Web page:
I think the eulogy given by William Shatner as Captain Kirk in the second Star Trek movie, The Wrath of Khan, says it all:
We are assembled here today to pay final respects to our honored dead. And yet it should be noted that in the midst of our sorrow, this death takes place in the shadow of new life, the sunrise of a new world; a world that our beloved comrade gave his life to protect and nourish. He did not feel this sacrifice a vain or empty one, and we will not debate his profound wisdom at these proceedings. Of my friend, I can only say this: of all the souls I have encountered in my travels, his was the most... human.Star Trek gave us hope of new worlds, of new ideas, in the midst of the strife of the 1960's. We need this encouragement even more today.
Spock was at once of us and foreign to us, half-human and half-Vulcan. Similarly, Nimoy, growing up an Orthodox Jew in Boston, probably felt something of the same dichotomy. When a Star Trek script called for Spock to make an "alien gesture," Nimoy reached back into his Jewish heritage, and used the Orthodox priestly blessing as the "Live Long and Prosper" sign we know so well:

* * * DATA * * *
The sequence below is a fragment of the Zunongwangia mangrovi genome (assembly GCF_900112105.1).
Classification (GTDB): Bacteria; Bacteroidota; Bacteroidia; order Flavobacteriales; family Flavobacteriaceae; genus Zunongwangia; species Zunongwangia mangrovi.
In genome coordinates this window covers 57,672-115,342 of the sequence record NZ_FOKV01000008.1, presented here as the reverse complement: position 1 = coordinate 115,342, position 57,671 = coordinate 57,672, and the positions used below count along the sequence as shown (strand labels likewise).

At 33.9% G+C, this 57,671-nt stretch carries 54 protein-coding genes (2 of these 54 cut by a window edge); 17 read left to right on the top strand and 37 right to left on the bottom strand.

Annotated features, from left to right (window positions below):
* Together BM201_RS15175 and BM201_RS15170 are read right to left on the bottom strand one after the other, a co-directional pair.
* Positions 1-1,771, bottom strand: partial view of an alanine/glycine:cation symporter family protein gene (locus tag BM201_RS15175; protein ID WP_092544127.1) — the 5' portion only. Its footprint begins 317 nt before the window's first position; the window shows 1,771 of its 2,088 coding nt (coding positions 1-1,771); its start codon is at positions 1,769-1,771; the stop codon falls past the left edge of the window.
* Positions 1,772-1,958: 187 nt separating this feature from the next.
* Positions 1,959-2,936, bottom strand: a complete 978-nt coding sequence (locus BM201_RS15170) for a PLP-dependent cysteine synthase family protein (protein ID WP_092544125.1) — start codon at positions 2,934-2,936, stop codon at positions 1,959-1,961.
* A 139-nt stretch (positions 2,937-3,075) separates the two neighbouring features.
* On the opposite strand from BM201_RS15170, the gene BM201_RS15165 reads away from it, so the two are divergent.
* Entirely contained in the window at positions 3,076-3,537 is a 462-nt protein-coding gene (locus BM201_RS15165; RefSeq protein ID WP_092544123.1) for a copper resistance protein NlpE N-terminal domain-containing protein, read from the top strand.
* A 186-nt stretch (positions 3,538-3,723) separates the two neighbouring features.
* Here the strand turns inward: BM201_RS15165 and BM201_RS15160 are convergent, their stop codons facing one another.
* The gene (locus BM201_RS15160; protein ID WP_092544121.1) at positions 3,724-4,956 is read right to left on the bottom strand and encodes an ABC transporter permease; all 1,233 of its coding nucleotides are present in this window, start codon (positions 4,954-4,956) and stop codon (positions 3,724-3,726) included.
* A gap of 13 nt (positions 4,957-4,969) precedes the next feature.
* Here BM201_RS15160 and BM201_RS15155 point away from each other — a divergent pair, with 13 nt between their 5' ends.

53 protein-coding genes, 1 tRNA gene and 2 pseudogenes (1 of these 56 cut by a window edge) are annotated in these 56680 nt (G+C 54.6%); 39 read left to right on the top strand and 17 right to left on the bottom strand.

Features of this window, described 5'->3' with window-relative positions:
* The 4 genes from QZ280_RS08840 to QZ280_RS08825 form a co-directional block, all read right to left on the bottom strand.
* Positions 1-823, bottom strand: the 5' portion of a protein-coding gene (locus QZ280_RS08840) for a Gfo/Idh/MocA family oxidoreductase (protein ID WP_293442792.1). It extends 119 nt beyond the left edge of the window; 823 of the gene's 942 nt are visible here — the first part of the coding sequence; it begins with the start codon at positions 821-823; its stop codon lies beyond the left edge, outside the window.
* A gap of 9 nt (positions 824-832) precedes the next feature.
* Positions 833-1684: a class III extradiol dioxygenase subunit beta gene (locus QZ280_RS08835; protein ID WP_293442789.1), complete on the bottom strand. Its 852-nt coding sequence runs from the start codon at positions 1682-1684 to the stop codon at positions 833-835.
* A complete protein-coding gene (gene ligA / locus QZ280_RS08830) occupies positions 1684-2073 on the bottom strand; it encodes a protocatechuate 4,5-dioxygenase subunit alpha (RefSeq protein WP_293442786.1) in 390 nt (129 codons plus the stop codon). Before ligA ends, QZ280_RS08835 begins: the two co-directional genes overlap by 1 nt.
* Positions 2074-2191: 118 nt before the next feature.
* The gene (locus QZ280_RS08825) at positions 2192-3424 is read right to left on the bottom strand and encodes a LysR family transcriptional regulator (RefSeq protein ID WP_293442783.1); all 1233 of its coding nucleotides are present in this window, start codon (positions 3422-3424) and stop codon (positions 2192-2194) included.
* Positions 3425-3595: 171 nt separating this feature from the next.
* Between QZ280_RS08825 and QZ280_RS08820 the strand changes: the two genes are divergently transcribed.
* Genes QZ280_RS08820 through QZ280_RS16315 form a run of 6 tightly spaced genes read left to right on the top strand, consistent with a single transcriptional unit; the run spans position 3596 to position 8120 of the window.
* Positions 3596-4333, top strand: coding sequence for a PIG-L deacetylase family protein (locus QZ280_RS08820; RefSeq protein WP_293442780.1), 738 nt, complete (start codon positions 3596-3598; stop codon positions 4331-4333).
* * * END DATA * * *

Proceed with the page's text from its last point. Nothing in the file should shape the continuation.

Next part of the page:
I spent about 10 seconds in the presence of Messrs. Nimoy and Shatner at the Star Trek convention in 2004. We were not quite on a first-name basis, although at one point I was one of William Shatner's 5,000 Facebook friends. Still, like millions of fans today, I feel like I've lost a close friend; these actors and their characters have been part of our lives, well, for most of our lives.
But as DeForrest Kelley's Dr. McCoy said at the end of The Wrath of Khan, "He's not really gone as long as we find a way to remember him." Perhaps not completely logical, but true nonetheless.
I have to add one little thing on this, the day of Mr. Nimoy's funeral. I was searching the Official Leonard Nimoy Online Shop (shopLLAP.com) for something he had touched or otherwise autographed. I came upon his signed self-portraits in the photography section, housed by R. Michelson Galleries, and ultimately found this one for sale:
It's called "Self-Portrait with MRI". Well, even Spock made a mistake here and there... The signed versions may be a little pricey, but this is priceless. I'm waiting on a quote...